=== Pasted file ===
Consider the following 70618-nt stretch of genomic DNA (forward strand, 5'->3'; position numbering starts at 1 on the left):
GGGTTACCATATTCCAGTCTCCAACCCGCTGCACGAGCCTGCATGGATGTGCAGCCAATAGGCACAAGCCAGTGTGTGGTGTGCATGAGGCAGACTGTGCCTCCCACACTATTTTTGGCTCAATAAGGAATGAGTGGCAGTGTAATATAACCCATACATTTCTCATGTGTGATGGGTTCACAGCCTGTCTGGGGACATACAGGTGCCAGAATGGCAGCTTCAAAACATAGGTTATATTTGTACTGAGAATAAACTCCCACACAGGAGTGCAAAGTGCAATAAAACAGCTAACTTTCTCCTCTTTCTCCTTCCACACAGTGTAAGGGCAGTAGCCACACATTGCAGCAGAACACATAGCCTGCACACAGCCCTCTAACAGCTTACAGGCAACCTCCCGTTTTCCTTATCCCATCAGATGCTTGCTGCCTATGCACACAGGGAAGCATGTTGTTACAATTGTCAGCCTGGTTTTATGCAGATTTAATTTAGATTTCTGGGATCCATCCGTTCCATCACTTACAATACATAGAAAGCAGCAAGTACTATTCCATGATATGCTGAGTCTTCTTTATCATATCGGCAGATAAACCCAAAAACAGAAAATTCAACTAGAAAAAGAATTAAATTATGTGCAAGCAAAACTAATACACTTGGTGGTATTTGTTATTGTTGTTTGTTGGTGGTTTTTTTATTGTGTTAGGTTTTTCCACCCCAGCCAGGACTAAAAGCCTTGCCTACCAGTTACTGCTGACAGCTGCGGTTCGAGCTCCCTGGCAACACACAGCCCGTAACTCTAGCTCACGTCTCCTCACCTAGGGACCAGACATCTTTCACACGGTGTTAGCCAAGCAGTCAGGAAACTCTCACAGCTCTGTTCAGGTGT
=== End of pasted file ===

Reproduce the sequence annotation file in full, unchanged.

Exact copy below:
Consider the following 70618-nt stretch of genomic DNA (forward strand, 5'->3'; position numbering starts at 1 on the left):
GGGTTACCATATTCCAGTCTCCAACCCGCTGCACGAGCCTGCATGGATGTGCAGCCAATAGGCACAAGCCAGTGTGTGGTGTGCATGAGGCAGACTGTGCCTCCCACACTATTTTTGGCTCAATAAGGAATGAGTGGCAGTGTAATATAACCCATACATTTCTCATGTGTGATGGGTTCACAGCCTGTCTGGGGACATACAGGTGCCAGAATGGCAGCTTCAAAACATAGGTTATATTTGTACTGAGAATAAACTCCCACACAGGAGTGCAAAGTGCAATAAAACAGCTAACTTTCTCCTCTTTCTCCTTCCACACAGTGTAAGGGCAGTAGCCACACATTGCAGCAGAACACATAGCCTGCACACAGCCCTCTAACAGCTTACAGGCAACCTCCCGTTTTCCTTATCCCATCAGATGCTTGCTGCCTATGCACACAGGGAAGCATGTTGTTACAATTGTCAGCCTGGTTTTATGCAGATTTAATTTAGATTTCTGGGATCCATCCGTTCCATCACTTACAATACATAGAAAGCAGCAAGTACTATTCCATGATATGCTGAGTCTTCTTTATCATATCGGCAGATAAACCCAAAAACAGAAAATTCAACTAGAAAAAGAATTAAATTATGTGCAAGCAAAACTAATACACTTGGTGGTATTTGTTATTGTTGTTTGTTGGTGGTTTTTTTATTGTGTTAGGTTTTTCCACCCCAGCCAGGACTAAAAGCCTTGCCTACCAGTTACTGCTGACAGCTGCGGTTCGAGCTCCCTGGCAACACACAGCCCGTAACTCTAGCTCACGTCTCCTCACCTAGGGACCAGACATCTTTCACACGGTGTTAGCCAAGCAGTCAGGAAACTCTCACAGCTCTGTTCAGGTGT